What the doctor does

Doctors first ask questions about the person's symptoms and medical history. Doctors then do a physical examination. What they find during the history and physical examination often suggests a cause of the itching and the tests that may need to be done (see Table: Causes and Features of Anal Itching).

The history is focused on when the itching started and how long it has lasted. Doctors ask about the following:

  • Ingestion of irritating foods, particularly acidic or spicy foods

  • Bowel habits, including use of wipes, ointments (even those used to treat itching), sprays, and soaps applied to the anus

  • Hygiene habits, particularly frequency of showers and baths

  • Known infections or disorders (such as diabetes, hemorrhoids, or psoriasis)

  • Recent use of antibiotics

The physical examination is focused on the appearance of the anus and the perianal skin. Doctors examine this area for

  • Dullness and thickness

  • Signs of irritation due to scratching

  • Hemorrhoids, lesions, fistulas, and scrapes (caused by scratching and rubbing)


Causes and Features of Anal Itching


Common Features*


Anal or rectal disorders

Discharge of pus

Pain in the rectum (sometimes) and/or abdomen (often)

Sometimes diarrhea

Examination of the lower portion of the large intestine, the rectum, and the anus with an endoscope (sigmoidoscopy) or of the entire large intestine (colonoscopy)

Hemorrhoids (internal or external)

With internal hemorrhoids, bleeding (a small amount of blood on toilet paper or in the toilet bowl)

With external hemorrhoids, a painful, swollen lump on the anus

A doctor's examination

Usually examination of the rectum with an endoscope (anoscopy) or sigmoidoscopy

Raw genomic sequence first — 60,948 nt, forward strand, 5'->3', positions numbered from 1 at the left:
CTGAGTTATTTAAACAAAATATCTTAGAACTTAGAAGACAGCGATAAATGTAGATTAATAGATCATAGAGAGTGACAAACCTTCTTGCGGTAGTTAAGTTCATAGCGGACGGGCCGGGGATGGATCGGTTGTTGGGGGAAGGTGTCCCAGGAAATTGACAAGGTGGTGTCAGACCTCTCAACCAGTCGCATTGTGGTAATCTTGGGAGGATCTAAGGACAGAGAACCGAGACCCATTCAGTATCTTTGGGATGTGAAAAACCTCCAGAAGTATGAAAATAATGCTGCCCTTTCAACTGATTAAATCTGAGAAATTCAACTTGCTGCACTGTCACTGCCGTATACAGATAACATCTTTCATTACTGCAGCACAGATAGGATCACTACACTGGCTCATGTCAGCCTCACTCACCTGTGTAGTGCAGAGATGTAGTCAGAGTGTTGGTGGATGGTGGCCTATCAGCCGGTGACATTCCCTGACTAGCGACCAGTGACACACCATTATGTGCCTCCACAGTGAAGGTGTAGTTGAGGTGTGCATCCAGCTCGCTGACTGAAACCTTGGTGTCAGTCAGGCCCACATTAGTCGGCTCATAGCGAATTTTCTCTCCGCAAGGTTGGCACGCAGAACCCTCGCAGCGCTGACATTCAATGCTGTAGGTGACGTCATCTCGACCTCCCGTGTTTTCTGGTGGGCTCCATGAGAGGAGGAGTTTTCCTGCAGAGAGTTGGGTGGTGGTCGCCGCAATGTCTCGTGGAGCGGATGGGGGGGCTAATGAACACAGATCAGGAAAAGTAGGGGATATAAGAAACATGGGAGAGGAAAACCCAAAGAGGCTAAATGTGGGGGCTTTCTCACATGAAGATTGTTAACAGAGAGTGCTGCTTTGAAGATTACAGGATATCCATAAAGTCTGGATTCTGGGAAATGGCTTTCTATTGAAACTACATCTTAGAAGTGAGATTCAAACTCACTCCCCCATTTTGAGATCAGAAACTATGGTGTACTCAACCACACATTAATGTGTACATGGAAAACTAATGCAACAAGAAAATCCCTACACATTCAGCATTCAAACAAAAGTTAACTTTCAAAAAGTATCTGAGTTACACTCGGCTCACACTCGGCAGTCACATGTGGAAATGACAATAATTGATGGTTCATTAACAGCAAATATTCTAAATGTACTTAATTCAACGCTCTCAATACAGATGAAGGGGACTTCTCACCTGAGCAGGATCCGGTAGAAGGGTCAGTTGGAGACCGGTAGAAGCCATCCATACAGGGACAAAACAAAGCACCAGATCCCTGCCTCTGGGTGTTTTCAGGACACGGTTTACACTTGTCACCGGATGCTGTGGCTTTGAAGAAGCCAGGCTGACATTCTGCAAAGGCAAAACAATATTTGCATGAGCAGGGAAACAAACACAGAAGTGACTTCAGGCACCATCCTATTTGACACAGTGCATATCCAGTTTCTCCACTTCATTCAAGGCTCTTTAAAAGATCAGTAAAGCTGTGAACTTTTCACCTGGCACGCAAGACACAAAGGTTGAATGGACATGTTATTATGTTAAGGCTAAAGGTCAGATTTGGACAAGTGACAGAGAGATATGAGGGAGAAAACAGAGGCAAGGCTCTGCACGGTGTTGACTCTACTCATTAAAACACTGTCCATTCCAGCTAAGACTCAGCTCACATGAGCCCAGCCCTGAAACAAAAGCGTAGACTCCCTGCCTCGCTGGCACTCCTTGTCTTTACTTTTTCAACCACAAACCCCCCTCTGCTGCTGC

Bacterial infection (caused by scratching)

Inflamed, red area, sometimes visible scratching

A doctor's examination

Yeast infection (Candida)

A rash around the anus

A doctor's examination

Sometimes examination of a sample of skin scrapings under a microscope (to identify the fungus)

Usually in children

Sometimes present in several family members

Microscopic examination of transparent tape that was applied to the anal area to check for pinworm eggs

Intense itching, usually worse at night

Possibly itching of other body areas

Possibly pink, thin, slightly raised lines or bumps (burrows) on the affected areas

A doctor’s examination

Examination of skin scrapings

Cancer of the skin around the anus (perianal skin)

Scaly or crusty area

Examination of a tissue sample (biopsy)

Skin disorders

An itchy, red, oozing, and crusty rash

A doctor’s examination

Sometimes itchy or painful patches on the skin

A doctor's examination



Current or recent use of an antibiotic

Elimination of the drug to see whether symptoms are relieved

Foods and dietary supplements

Beer, caffeine, chocolate, hot peppers, milk products, nuts, tomato products, citrus fruits, spices, or vitamin C tablets

Symptoms that occur after a substance is ingested

Elimination of the substance from the diet to see whether symptoms are relieved